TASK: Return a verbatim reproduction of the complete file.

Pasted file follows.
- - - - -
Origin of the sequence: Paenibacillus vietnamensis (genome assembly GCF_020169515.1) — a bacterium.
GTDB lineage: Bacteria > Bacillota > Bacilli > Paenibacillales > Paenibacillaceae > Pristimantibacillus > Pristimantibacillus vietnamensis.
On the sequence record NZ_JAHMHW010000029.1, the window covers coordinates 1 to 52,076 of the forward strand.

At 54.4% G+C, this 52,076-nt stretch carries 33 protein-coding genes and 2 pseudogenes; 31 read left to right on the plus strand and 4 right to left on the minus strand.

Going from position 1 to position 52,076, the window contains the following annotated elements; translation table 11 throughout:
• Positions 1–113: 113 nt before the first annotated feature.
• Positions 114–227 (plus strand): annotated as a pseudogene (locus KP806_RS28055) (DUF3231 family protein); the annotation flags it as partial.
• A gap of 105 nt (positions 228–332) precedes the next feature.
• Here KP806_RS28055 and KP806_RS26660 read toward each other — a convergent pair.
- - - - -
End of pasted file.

Origin of the sequence: Paenibacillus vietnamensis (genome assembly GCF_020169515.1) — a bacterium.
GTDB lineage: Bacteria > Bacillota > Bacilli > Paenibacillales > Paenibacillaceae > Pristimantibacillus > Pristimantibacillus vietnamensis.
On the sequence record NZ_JAHMHW010000029.1, the window covers coordinates 1 to 52,076 of the forward strand.

At 54.4% G+C, this 52,076-nt stretch carries 33 protein-coding genes and 2 pseudogenes; 31 read left to right on the plus strand and 4 right to left on the minus strand.

Going from position 1 to position 52,076, the window contains the following annotated elements; translation table 11 throughout:
• Positions 1–113: 113 nt before the first annotated feature.
• Positions 114–227 (plus strand): annotated as a pseudogene (locus KP806_RS28055) (DUF3231 family protein); the annotation flags it as partial.
• A gap of 105 nt (positions 228–332) precedes the next feature.
• Here KP806_RS28055 and KP806_RS26660 read toward each other — a convergent pair.